Prepare for closures and disruptions across your city, state and the country, as well as travel restrictions that could prevent your employees from getting to work. If employees can do their work from home, consider implementing a more liberal policy to prevent sick employees from coming to work. Employers should also consider making policy updates to sick leave and other policies that may force sick employees to come to work.
Employers should take additional precautions around the workplace. You should make sure that either employees or cleaning staffers are regularly disinfecting handles, doorknobs, computers, desks, sinks, toilets and other communal items. You can place signs in restrooms and kitchen areas, reminding employees to wash their hands to help prevent the spread of disease. You can also create new policies that reduce the number of in-person meetings or eliminate them altogether.
The most successful preventive measures have proven to be deceptively simple. The best way to prevent yourself from getting sick is by frequently washing your hands for at least 20 seconds using soap and warm water. It is not necessary to use antibacterial soaps, as regular soap and water are proven to be just as effective. When you’re unable to wash your hands immediately, carry an alcohol-based sanitizer. This should not be used in situations where your hands are visibly dirty or have other contaminants on them. Hand sanitizers should only be used as a temporary solution until you can wash your hands with soap and water.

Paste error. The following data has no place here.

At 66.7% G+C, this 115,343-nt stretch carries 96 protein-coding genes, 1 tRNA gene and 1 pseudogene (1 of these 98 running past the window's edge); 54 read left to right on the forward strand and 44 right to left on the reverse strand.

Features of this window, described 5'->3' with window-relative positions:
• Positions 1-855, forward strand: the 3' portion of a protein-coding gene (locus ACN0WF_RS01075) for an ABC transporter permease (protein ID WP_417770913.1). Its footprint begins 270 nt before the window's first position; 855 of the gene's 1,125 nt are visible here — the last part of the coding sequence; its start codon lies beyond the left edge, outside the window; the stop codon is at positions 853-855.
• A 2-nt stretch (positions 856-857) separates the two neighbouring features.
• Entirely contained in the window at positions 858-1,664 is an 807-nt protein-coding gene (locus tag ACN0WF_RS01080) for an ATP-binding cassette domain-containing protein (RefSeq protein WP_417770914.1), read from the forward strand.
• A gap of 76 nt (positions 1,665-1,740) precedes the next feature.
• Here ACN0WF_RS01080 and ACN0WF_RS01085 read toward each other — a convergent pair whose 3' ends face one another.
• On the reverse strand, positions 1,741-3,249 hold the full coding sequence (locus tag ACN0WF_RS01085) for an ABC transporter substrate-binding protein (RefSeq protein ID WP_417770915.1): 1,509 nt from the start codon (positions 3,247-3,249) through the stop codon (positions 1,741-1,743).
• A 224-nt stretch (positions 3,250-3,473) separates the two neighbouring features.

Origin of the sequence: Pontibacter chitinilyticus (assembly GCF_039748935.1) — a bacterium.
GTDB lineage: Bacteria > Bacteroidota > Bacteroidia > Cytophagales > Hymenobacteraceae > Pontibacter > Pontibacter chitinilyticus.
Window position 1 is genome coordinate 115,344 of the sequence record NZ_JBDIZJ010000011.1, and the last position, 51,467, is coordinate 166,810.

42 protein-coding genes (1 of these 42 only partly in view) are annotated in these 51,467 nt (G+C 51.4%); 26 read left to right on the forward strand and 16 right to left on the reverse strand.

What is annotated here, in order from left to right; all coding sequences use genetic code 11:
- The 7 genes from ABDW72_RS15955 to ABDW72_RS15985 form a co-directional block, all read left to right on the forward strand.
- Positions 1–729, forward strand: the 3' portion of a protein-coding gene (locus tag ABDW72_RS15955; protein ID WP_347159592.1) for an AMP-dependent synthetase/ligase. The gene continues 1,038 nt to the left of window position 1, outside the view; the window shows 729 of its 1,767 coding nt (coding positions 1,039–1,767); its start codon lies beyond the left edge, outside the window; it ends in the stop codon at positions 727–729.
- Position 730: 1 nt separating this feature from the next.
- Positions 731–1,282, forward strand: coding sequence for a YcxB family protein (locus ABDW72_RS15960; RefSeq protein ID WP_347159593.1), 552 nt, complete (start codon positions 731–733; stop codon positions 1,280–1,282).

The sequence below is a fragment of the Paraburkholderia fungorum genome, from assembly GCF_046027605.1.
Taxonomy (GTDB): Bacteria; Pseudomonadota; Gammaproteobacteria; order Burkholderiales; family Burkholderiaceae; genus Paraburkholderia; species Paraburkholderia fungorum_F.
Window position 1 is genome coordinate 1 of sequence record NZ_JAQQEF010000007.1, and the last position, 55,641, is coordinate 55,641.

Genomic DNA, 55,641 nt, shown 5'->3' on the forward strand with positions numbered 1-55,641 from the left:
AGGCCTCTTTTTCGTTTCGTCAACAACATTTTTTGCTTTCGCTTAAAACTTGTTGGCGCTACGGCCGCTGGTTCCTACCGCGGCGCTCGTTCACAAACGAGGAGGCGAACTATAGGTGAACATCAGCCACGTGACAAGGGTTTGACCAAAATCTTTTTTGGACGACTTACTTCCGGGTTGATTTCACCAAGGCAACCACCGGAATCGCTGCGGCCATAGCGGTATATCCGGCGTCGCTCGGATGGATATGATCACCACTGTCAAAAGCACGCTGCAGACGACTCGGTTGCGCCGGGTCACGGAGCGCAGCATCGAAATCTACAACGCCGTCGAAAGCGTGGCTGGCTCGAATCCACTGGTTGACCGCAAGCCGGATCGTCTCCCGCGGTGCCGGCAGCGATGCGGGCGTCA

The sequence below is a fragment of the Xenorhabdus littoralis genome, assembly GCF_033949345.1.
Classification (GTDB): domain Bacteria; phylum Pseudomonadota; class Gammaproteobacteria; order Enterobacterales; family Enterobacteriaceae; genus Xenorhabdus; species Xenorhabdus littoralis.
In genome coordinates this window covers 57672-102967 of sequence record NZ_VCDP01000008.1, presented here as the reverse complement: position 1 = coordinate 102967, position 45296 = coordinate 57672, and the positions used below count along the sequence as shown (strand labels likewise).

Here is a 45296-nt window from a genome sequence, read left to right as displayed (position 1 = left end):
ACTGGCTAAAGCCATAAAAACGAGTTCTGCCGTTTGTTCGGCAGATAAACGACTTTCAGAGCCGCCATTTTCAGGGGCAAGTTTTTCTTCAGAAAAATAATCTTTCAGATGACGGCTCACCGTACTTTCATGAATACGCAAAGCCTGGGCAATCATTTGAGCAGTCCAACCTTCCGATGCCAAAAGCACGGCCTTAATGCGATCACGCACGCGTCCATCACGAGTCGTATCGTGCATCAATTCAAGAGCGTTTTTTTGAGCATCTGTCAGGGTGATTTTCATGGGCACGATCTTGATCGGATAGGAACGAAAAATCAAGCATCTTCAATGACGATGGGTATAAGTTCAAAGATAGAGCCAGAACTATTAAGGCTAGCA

Encourage your employees to take precautions against the COVID-19 as well as other illnesses that are common in the wintertime, like the flu. Some of the most effective precautions include:
For those who are over age 65, have certain medical conditions or smoke, the pneumonia vaccine is also a recommended precaution. Employees should always discuss this with their doctor first.
Avoid Taking Unnecessary Measures
Not all suggestions for protecting yourself from COVID-19 are necessarily the safest or best methods. Face masks are one example, as they don’t actually protect you against germs. If you are ill, a face mask can help contain the spread of your germs if you’re coughing or sneezing, but even then, they are only moderately effective and should not be relied upon.
Rather than wearing face masks, which are considered a necessary medical supply, you can cough or sneeze into your sleeve or a tissue. If you must cough or sneeze into your hands, wash them as soon as possible afterwards. Some people have also been purchasing N95 respirators, which can filter out at least 95% of particles in the air, including bacteria and viruses. While effective, they must be worn correctly, and both a fit test and proper seal are necessary. Masks are not recommended as a prevention measure for the general population.
Stay Informed with First Call Environmental
The information on COVID-19 is constantly changing and evolving, and this article is based on the best information currently available. As the situation develops and we learn more about this new virus, First Call Environmental will continue to update our community with the most current information possible.